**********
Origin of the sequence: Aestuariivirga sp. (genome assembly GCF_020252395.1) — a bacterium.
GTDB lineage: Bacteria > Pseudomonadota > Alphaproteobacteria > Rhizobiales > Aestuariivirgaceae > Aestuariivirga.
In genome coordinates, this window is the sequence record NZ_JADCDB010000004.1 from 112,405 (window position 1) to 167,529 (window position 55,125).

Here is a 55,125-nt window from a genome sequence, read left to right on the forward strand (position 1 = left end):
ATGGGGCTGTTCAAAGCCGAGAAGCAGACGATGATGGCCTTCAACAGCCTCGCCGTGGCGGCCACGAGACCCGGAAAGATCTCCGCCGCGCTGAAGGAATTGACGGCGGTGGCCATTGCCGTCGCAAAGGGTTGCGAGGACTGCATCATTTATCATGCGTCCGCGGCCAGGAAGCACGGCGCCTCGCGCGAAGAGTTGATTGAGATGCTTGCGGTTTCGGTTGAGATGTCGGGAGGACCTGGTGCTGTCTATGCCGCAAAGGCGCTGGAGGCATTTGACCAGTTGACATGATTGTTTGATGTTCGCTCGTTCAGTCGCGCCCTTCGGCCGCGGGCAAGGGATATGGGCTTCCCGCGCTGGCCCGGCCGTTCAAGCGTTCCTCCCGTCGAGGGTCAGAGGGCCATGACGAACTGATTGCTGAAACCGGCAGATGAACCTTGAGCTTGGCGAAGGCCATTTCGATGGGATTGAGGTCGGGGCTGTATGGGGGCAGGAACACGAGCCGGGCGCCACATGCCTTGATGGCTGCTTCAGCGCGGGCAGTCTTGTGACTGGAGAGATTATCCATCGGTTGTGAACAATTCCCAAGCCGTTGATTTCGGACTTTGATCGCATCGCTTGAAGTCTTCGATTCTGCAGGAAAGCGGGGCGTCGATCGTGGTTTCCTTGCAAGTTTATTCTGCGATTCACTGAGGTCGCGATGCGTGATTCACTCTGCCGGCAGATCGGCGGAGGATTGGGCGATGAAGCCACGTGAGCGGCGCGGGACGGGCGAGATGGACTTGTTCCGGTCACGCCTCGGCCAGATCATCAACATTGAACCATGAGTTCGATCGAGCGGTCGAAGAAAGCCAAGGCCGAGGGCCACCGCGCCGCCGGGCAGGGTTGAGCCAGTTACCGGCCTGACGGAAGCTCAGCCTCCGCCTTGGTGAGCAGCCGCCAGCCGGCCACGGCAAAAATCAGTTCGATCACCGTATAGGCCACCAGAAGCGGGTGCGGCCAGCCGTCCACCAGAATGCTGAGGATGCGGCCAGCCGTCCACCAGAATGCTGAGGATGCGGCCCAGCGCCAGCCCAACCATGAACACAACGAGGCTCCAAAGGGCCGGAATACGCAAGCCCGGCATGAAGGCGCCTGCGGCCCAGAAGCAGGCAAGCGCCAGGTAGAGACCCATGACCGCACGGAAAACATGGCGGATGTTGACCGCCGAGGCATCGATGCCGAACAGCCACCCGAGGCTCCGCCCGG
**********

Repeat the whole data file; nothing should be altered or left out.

Origin of the sequence: Aestuariivirga sp. (genome assembly GCF_020252395.1) — a bacterium.
GTDB lineage: Bacteria > Pseudomonadota > Alphaproteobacteria > Rhizobiales > Aestuariivirgaceae > Aestuariivirga.
In genome coordinates, this window is the sequence record NZ_JADCDB010000004.1 from 112,405 (window position 1) to 167,529 (window position 55,125).

Here is a 55,125-nt window from a genome sequence, read left to right on the forward strand (position 1 = left end):
ATGGGGCTGTTCAAAGCCGAGAAGCAGACGATGATGGCCTTCAACAGCCTCGCCGTGGCGGCCACGAGACCCGGAAAGATCTCCGCCGCGCTGAAGGAATTGACGGCGGTGGCCATTGCCGTCGCAAAGGGTTGCGAGGACTGCATCATTTATCATGCGTCCGCGGCCAGGAAGCACGGCGCCTCGCGCGAAGAGTTGATTGAGATGCTTGCGGTTTCGGTTGAGATGTCGGGAGGACCTGGTGCTGTCTATGCCGCAAAGGCGCTGGAGGCATTTGACCAGTTGACATGATTGTTTGATGTTCGCTCGTTCAGTCGCGCCCTTCGGCCGCGGGCAAGGGATATGGGCTTCCCGCGCTGGCCCGGCCGTTCAAGCGTTCCTCCCGTCGAGGGTCAGAGGGCCATGACGAACTGATTGCTGAAACCGGCAGATGAACCTTGAGCTTGGCGAAGGCCATTTCGATGGGATTGAGGTCGGGGCTGTATGGGGGCAGGAACACGAGCCGGGCGCCACATGCCTTGATGGCTGCTTCAGCGCGGGCAGTCTTGTGACTGGAGAGATTATCCATCGGTTGTGAACAATTCCCAAGCCGTTGATTTCGGACTTTGATCGCATCGCTTGAAGTCTTCGATTCTGCAGGAAAGCGGGGCGTCGATCGTGGTTTCCTTGCAAGTTTATTCTGCGATTCACTGAGGTCGCGATGCGTGATTCACTCTGCCGGCAGATCGGCGGAGGATTGGGCGATGAAGCCACGTGAGCGGCGCGGGACGGGCGAGATGGACTTGTTCCGGTCACGCCTCGGCCAGATCATCAACATTGAACCATGAGTTCGATCGAGCGGTCGAAGAAAGCCAAGGCCGAGGGCCACCGCGCCGCCGGGCAGGGTTGAGCCAGTTACCGGCCTGACGGAAGCTCAGCCTCCGCCTTGGTGAGCAGCCGCCAGCCGGCCACGGCAAAAATCAGTTCGATCACCGTATAGGCCACCAGAAGCGGGTGCGGCCAGCCGTCCACCAGAATGCTGAGGATGCGGCCAGCCGTCCACCAGAATGCTGAGGATGCGGCCCAGCGCCAGCCCAACCATGAACACAACGAGGCTCCAAAGGGCCGGAATACGCAAGCCCGGCATGAAGGCGCCTGCGGCCCAGAAGCAGGCAAGCGCCAGGTAGAGACCCATGACCGCACGGAAAACATGGCGGATGTTGACCGCCGAGGCATCGATGCCGAACAGCCACCCGAGGCTCCGCCCGG